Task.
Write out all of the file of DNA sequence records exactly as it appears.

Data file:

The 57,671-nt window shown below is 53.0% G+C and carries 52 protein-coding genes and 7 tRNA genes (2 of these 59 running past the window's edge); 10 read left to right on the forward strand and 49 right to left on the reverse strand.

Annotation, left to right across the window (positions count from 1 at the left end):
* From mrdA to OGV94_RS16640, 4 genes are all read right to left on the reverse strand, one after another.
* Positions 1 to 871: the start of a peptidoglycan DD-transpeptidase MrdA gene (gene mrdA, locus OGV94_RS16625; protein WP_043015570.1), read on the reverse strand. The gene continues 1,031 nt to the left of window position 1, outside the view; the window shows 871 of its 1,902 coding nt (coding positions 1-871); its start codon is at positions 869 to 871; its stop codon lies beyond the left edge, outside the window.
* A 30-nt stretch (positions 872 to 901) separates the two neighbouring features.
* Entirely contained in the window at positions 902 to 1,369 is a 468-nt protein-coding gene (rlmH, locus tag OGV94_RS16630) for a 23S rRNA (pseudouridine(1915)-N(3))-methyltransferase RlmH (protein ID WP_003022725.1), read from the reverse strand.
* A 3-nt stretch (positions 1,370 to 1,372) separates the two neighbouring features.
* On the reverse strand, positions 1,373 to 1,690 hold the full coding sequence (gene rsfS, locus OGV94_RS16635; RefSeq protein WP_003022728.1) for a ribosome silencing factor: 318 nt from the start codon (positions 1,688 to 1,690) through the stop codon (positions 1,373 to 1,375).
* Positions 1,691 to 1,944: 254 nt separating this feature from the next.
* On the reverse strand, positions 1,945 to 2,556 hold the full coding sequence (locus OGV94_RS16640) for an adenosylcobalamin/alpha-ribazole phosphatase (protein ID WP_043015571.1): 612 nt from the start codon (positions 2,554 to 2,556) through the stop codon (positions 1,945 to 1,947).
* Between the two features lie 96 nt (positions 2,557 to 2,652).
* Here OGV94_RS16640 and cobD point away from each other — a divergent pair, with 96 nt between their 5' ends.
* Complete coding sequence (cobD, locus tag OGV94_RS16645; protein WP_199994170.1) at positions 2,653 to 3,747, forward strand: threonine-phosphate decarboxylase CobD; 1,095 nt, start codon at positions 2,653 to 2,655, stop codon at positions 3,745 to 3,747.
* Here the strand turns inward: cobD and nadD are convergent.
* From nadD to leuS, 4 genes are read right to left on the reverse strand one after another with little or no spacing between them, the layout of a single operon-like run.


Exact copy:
The 57,671-nt window shown below is 53.0% G+C and carries 52 protein-coding genes and 7 tRNA genes (2 of these 59 running past the window's edge); 10 read left to right on the forward strand and 49 right to left on the reverse strand.

Annotation, left to right across the window (positions count from 1 at the left end):
* From mrdA to OGV94_RS16640, 4 genes are all read right to left on the reverse strand, one after another.
* Positions 1 to 871: the start of a peptidoglycan DD-transpeptidase MrdA gene (gene mrdA, locus OGV94_RS16625; protein WP_043015570.1), read on the reverse strand. The gene continues 1,031 nt to the left of window position 1, outside the view; the window shows 871 of its 1,902 coding nt (coding positions 1-871); its start codon is at positions 869 to 871; its stop codon lies beyond the left edge, outside the window.
* A 30-nt stretch (positions 872 to 901) separates the two neighbouring features.
* Entirely contained in the window at positions 902 to 1,369 is a 468-nt protein-coding gene (rlmH, locus tag OGV94_RS16630) for a 23S rRNA (pseudouridine(1915)-N(3))-methyltransferase RlmH (protein ID WP_003022725.1), read from the reverse strand.
* A 3-nt stretch (positions 1,370 to 1,372) separates the two neighbouring features.
* On the reverse strand, positions 1,373 to 1,690 hold the full coding sequence (gene rsfS, locus OGV94_RS16635; RefSeq protein WP_003022728.1) for a ribosome silencing factor: 318 nt from the start codon (positions 1,688 to 1,690) through the stop codon (positions 1,373 to 1,375).
* Positions 1,691 to 1,944: 254 nt separating this feature from the next.
* On the reverse strand, positions 1,945 to 2,556 hold the full coding sequence (locus OGV94_RS16640) for an adenosylcobalamin/alpha-ribazole phosphatase (protein ID WP_043015571.1): 612 nt from the start codon (positions 2,554 to 2,556) through the stop codon (positions 1,945 to 1,947).
* Between the two features lie 96 nt (positions 2,557 to 2,652).
* Here OGV94_RS16640 and cobD point away from each other — a divergent pair, with 96 nt between their 5' ends.
* Complete coding sequence (cobD, locus tag OGV94_RS16645; protein WP_199994170.1) at positions 2,653 to 3,747, forward strand: threonine-phosphate decarboxylase CobD; 1,095 nt, start codon at positions 2,653 to 2,655, stop codon at positions 3,745 to 3,747.
* Here the strand turns inward: cobD and nadD are convergent.
* From nadD to leuS, 4 genes are read right to left on the reverse strand one after another with little or no spacing between them, the layout of a single operon-like run.